What Everybody Googled in 2015

Not all of the weird stuff in your browser history is unique.

Luke MacGregor / Reuters

People love to google other people. That’s the main takeaway from Google’s annual list of the year’s most popular searches.

But humans have dominated Google’s year-end roundup for at least 15 years. It’s how the cast of most-searched characters changes that can be revealing. Naturally, the list is usually shaped by news and culture: pop stars, athletes, movie stars, presidential candidates, and other political figures tend to be on top.

This year, Lamar Odom, the former NBA player who suffered a series of strokes in October, topped the list. After that: Caitlyn Jenner, the retired Olympic track star who came out as transgender in a Vanity Fair profile; the mixed martial artist Ronda Rousey; the bombastic presidential candidate Donald Trump; and Ruby Rose, the Australian model who appears in the latest season of Orange is the New Black. (Rounding out the top 10: Charlie Sheen, Brian Williams, Rachel Dolezal, Adele, Josh Duggar.)

Compare that to 2001, when the people who were most googled were: Britney Spears, Nostradamus, Pamela Anderson, Osama bin Laden, Jennifer Lopez, Eminem, Madonna, Michael Jackson, Howard Stern, and Aaliyah. Or 2004, when George W. Bush, John Kerry, Janet Jackson (yes, this was the year she performed in the Super Bowl halftime show), Paris Hilton, and Saddam Hussein were popular searches. By 2010, the fastest rising people queries included Justin Bieber, Katy Perry, Selena Gomez, Kim Kardashian, and Lady Gaga. Last year, Kim Kardashian was still on the list, along with Jennifer Lawrence, Tracy Morgan, Ray Rice, and Tony Stewart.

I should point out that the very top Google search category, even more popular than people, is just “general searches,” which includes all the weird stuff any one of us googles at any given moment. Looking at my Google search history from yesterday, for example, I find: “pasta fagioli rice cooker,” “women who worked on arpanet,” “lionel kalish aclu illustrations 1970s,” “kate and leopold alternate ending,” and “how old would yoda be in 2015.”

Here’s the complete list of top search categories from 2015:

  • Searches (General)
  • People (not including deaths)
  • Natural Events
  • How To…
  • What Is.…
  • Actors
  • Actresses
  • Oscar Red Carpet Dresses
  • Movies of 2015
  • Music Artists
  • Song Lyrics 0f 2015
  • Weddings of 2015
  • Celebrity Pregnancies
  • Losses of 2015
  • TV Shows
  • Travel Questions
  • Fashion Designers
  • Fashion Questions
  • Beauty Questions
  • Beer
  • Cocktails
  • Recipes
  • Diets
  • Calorie Searches
  • Workouts & Exercises
  • Symptoms
  • Memes
  • Selfies
  • Top .gifs
  • Video games
  • Car Models
  • Sports Teams
  • Athletes
  • MLB Players
  • NFL Players
  • NBA Players
  • Men’s Soccer Players
  • Women’s Soccer Players
  • WNBA Teams
  • MLB teams
  • NBA teams
  • NFL teams
  • Soccer teams
  • Politicians
  • Dog Questions

Google pulled out some more granular search categories from that larger list, too, like most popular beer searches (Bud Light Mixxtail, which, I just learned from Googling, is a beer-cocktail hybrid, was No. 1) and calorie searches (Toasted Graham Lattes have 380 calories and 12 grams of fat if you order a large one with 2 percent milk). Popular GIF searches included “Just Do It,” “John Cena,” and “Drake,” while popular meme searches included “Pepe the Frog” and, that glorious cockroach of memes, “Rickrolling.”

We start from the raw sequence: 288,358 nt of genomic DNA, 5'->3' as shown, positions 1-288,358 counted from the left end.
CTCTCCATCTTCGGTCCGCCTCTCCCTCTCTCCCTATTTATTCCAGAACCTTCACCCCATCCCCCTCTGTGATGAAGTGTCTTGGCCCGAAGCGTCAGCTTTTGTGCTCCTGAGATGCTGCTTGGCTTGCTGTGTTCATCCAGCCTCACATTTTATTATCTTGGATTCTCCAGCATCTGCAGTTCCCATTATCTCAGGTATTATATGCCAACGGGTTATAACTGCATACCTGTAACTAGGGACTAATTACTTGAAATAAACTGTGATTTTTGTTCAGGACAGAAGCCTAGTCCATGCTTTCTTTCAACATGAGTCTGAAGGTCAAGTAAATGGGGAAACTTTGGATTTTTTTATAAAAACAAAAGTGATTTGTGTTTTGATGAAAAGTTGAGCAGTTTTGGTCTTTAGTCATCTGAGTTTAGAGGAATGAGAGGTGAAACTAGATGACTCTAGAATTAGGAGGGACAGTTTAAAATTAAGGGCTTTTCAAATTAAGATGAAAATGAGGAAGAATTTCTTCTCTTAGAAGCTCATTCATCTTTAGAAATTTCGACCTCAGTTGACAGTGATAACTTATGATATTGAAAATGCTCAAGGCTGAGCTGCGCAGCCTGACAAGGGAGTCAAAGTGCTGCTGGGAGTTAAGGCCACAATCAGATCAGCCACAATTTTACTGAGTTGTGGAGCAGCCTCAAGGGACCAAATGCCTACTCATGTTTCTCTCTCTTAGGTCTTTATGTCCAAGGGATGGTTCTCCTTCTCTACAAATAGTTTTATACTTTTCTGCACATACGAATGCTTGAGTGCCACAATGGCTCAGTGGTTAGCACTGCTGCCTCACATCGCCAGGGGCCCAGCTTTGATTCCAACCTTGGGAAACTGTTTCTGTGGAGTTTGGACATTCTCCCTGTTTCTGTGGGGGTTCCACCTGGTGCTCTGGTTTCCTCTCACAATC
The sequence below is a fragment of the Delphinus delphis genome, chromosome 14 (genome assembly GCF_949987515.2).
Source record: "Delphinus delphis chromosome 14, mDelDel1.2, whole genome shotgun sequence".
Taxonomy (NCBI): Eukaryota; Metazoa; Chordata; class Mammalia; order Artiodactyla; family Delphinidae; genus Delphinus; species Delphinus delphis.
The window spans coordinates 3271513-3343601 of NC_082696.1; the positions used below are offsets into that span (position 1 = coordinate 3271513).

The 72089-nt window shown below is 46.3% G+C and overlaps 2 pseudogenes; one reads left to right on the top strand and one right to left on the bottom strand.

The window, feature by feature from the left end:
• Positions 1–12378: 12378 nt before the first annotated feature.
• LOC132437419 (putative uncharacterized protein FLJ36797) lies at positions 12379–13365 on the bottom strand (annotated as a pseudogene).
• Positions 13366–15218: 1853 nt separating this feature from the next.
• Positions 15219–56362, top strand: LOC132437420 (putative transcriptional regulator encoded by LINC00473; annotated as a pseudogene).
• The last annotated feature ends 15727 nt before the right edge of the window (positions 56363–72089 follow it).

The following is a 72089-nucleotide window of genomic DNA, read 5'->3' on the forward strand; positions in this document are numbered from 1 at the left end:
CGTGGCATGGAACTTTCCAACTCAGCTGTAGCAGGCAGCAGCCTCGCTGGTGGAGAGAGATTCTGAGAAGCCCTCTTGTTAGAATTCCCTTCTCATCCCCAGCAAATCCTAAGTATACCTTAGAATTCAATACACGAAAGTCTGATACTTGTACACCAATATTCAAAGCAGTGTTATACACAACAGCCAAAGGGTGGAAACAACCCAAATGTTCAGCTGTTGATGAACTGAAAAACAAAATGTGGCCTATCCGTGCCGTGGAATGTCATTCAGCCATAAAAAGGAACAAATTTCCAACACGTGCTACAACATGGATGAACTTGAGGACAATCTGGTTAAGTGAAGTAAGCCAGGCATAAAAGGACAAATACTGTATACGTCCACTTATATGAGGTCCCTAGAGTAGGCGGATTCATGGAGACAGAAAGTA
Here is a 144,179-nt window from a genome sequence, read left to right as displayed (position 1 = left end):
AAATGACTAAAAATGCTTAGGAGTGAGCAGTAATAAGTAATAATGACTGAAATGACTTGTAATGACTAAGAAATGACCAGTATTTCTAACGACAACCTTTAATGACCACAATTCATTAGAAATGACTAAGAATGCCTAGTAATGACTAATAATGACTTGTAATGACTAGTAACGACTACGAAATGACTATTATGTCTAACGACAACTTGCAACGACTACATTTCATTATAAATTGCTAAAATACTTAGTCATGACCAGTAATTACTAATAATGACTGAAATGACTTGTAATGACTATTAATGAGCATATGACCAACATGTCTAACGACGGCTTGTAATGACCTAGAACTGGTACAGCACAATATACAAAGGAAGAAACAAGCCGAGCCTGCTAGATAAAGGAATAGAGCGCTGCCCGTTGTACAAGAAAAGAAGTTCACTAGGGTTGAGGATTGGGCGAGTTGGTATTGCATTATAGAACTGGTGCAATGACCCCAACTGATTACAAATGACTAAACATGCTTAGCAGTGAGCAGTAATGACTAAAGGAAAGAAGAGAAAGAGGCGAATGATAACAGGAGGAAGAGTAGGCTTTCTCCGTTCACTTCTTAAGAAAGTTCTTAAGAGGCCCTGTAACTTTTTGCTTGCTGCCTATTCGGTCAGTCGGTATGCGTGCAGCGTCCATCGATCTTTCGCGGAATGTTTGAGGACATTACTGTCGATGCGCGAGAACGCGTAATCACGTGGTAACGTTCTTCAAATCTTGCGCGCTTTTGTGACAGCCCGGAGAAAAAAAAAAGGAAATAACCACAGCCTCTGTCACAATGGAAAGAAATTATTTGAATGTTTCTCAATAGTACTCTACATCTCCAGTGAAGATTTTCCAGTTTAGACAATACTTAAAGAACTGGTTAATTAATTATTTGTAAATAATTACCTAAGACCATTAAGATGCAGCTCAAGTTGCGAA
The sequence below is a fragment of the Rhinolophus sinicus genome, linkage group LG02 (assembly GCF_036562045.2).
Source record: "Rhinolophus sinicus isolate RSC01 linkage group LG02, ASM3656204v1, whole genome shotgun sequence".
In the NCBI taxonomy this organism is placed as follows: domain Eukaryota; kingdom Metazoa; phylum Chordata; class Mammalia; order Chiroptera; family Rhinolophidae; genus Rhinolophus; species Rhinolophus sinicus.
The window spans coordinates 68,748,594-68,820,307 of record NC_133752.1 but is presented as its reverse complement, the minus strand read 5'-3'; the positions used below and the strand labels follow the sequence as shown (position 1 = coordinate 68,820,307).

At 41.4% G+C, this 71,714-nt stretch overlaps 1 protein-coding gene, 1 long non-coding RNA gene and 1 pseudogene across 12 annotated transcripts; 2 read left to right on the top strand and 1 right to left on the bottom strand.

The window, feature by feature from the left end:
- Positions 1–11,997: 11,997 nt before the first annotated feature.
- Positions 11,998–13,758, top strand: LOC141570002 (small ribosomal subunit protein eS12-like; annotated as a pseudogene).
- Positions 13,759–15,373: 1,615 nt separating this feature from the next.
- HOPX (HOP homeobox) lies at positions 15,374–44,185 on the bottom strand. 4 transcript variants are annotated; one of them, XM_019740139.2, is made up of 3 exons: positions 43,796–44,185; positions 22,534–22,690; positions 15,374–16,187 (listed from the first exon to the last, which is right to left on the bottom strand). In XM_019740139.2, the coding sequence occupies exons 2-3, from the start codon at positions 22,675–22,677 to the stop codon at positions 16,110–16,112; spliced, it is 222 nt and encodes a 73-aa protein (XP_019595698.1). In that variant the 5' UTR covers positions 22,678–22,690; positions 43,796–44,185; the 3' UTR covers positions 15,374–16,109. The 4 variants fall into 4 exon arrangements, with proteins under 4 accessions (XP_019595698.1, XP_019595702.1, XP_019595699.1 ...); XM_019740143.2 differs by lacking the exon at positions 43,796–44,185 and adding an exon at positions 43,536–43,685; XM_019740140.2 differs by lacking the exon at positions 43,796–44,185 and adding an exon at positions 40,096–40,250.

Looking more broadly at the 2015 data, the next most popular kind of googling, after searching for specific individuals, was looking up natural events: Hurricane Patricia, Hurricane Joaquin, Tropical Storm Erika, Tropical Storm Bill, and the Nepal earthquake. (For context, there were some 85 million searches related to the Nepal earthquake, and 897 million related to the Paris attacks.)

After that, searches that began with “how to” and “what is” were most popular this year. And for as much as people-based queries can offer a snapshot of a certain moment in time—and I actually remember sitting at my dorm-room desk and googling Nostradamus in 2001; this was a thing post-9/11—there’s something about the “how to” and “what is” searches that’s especially delightful.

People wanted to know: What is 0 divided by 0? (Undefined, but the iPhone assistant Siri may have had something to do with the popularity of this search.) What is Ashley Madison? (A dating service for people who want to cheat on their partners.) What is a Buckeye? (A kind of tree, and also the mascot of a football team that lost to Michigan State this year.) What is the Charlie Charlie Challenge? (A Ouija-board-esque game involving pencils that kids are using to summon the devil, apparently.)

It isn’t just the earnestness of some of these questions (“how to tie a tie,” “how to solve a rubix cube,” “how to kiss,” “how to walk in heels,” “how to do a French braid,” “how to use beard balm,” “how to keep puppy from eating poop”) that’s appealing, it’s the fundamental framing of the questions themselves that I like. Humans are curious, action-oriented animals. People hate not knowing things. I love that about us.

Plus, “what is” and “how to” searches seem to perfectly encapsulate the human-Internet relationship. Or, maybe more precisely, how humans use the Internet to interact with one another. Because even though an algorithm serves up the answer to your question, a human helped put it there in the first place.